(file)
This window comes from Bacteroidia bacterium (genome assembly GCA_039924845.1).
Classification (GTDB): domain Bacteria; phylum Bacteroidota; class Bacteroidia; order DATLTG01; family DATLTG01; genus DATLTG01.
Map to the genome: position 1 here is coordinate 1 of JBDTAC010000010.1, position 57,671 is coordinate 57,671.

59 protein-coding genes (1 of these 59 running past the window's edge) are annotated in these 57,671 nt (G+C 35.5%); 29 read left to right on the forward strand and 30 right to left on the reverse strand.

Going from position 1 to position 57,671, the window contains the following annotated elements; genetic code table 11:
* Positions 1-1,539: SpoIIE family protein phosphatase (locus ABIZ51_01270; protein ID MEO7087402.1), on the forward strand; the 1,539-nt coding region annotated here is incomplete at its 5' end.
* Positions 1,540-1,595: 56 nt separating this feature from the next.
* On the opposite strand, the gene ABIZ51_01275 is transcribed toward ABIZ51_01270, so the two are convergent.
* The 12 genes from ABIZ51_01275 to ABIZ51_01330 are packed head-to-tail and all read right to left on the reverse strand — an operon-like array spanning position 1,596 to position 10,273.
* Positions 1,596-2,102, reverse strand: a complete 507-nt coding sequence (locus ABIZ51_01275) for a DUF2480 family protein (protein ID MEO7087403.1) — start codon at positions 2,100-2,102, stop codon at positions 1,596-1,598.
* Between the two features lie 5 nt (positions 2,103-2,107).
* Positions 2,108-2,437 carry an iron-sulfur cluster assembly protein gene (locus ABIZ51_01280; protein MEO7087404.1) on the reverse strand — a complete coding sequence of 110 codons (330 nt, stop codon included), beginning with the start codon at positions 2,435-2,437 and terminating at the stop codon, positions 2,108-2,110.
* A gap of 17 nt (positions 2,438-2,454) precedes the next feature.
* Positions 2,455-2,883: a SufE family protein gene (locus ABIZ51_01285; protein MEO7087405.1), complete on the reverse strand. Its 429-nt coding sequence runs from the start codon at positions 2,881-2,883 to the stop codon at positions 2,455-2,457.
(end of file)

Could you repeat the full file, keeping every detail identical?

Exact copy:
This window comes from Bacteroidia bacterium (genome assembly GCA_039924845.1).
Classification (GTDB): domain Bacteria; phylum Bacteroidota; class Bacteroidia; order DATLTG01; family DATLTG01; genus DATLTG01.
Map to the genome: position 1 here is coordinate 1 of JBDTAC010000010.1, position 57,671 is coordinate 57,671.

59 protein-coding genes (1 of these 59 running past the window's edge) are annotated in these 57,671 nt (G+C 35.5%); 29 read left to right on the forward strand and 30 right to left on the reverse strand.

Going from position 1 to position 57,671, the window contains the following annotated elements; genetic code table 11:
* Positions 1-1,539: SpoIIE family protein phosphatase (locus ABIZ51_01270; protein ID MEO7087402.1), on the forward strand; the 1,539-nt coding region annotated here is incomplete at its 5' end.
* Positions 1,540-1,595: 56 nt separating this feature from the next.
* On the opposite strand, the gene ABIZ51_01275 is transcribed toward ABIZ51_01270, so the two are convergent.
* The 12 genes from ABIZ51_01275 to ABIZ51_01330 are packed head-to-tail and all read right to left on the reverse strand — an operon-like array spanning position 1,596 to position 10,273.
* Positions 1,596-2,102, reverse strand: a complete 507-nt coding sequence (locus ABIZ51_01275) for a DUF2480 family protein (protein ID MEO7087403.1) — start codon at positions 2,100-2,102, stop codon at positions 1,596-1,598.
* Between the two features lie 5 nt (positions 2,103-2,107).
* Positions 2,108-2,437 carry an iron-sulfur cluster assembly protein gene (locus ABIZ51_01280; protein MEO7087404.1) on the reverse strand — a complete coding sequence of 110 codons (330 nt, stop codon included), beginning with the start codon at positions 2,435-2,437 and terminating at the stop codon, positions 2,108-2,110.
* A gap of 17 nt (positions 2,438-2,454) precedes the next feature.
* Positions 2,455-2,883: a SufE family protein gene (locus ABIZ51_01285; protein MEO7087405.1), complete on the reverse strand. Its 429-nt coding sequence runs from the start codon at positions 2,881-2,883 to the stop codon at positions 2,455-2,457.